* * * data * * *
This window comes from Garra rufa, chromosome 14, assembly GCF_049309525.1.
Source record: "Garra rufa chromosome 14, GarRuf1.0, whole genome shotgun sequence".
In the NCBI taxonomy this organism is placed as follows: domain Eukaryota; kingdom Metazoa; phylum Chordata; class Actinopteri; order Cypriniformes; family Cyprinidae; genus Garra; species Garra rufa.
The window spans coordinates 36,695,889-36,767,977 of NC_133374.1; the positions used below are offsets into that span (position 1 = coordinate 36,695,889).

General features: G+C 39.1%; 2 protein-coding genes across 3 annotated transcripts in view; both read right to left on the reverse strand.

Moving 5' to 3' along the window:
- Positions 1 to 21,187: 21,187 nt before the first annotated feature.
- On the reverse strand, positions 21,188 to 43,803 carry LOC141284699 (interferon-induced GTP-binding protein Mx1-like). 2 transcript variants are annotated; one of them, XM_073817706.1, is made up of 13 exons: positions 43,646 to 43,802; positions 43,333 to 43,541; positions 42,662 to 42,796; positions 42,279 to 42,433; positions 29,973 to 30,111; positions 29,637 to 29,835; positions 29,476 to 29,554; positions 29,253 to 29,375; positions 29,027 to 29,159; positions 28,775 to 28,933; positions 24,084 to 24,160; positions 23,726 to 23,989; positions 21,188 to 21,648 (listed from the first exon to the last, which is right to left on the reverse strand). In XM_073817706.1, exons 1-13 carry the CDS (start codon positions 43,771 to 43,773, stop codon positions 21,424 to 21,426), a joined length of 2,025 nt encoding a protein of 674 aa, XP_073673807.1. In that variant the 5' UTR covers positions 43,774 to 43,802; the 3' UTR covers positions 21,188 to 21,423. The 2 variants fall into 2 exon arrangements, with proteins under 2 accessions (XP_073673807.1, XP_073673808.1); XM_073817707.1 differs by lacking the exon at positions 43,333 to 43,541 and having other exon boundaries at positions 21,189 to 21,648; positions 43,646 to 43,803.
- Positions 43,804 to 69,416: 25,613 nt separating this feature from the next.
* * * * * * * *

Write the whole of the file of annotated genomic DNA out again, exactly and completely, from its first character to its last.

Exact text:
This window comes from Garra rufa, chromosome 14, assembly GCF_049309525.1.
Source record: "Garra rufa chromosome 14, GarRuf1.0, whole genome shotgun sequence".
In the NCBI taxonomy this organism is placed as follows: domain Eukaryota; kingdom Metazoa; phylum Chordata; class Actinopteri; order Cypriniformes; family Cyprinidae; genus Garra; species Garra rufa.
The window spans coordinates 36,695,889-36,767,977 of NC_133374.1; the positions used below are offsets into that span (position 1 = coordinate 36,695,889).

General features: G+C 39.1%; 2 protein-coding genes across 3 annotated transcripts in view; both read right to left on the reverse strand.

Moving 5' to 3' along the window:
- Positions 1 to 21,187: 21,187 nt before the first annotated feature.
- On the reverse strand, positions 21,188 to 43,803 carry LOC141284699 (interferon-induced GTP-binding protein Mx1-like). 2 transcript variants are annotated; one of them, XM_073817706.1, is made up of 13 exons: positions 43,646 to 43,802; positions 43,333 to 43,541; positions 42,662 to 42,796; positions 42,279 to 42,433; positions 29,973 to 30,111; positions 29,637 to 29,835; positions 29,476 to 29,554; positions 29,253 to 29,375; positions 29,027 to 29,159; positions 28,775 to 28,933; positions 24,084 to 24,160; positions 23,726 to 23,989; positions 21,188 to 21,648 (listed from the first exon to the last, which is right to left on the reverse strand). In XM_073817706.1, exons 1-13 carry the CDS (start codon positions 43,771 to 43,773, stop codon positions 21,424 to 21,426), a joined length of 2,025 nt encoding a protein of 674 aa, XP_073673807.1. In that variant the 5' UTR covers positions 43,774 to 43,802; the 3' UTR covers positions 21,188 to 21,423. The 2 variants fall into 2 exon arrangements, with proteins under 2 accessions (XP_073673807.1, XP_073673808.1); XM_073817707.1 differs by lacking the exon at positions 43,333 to 43,541 and having other exon boundaries at positions 21,189 to 21,648; positions 43,646 to 43,803.
- Positions 43,804 to 69,416: 25,613 nt separating this feature from the next.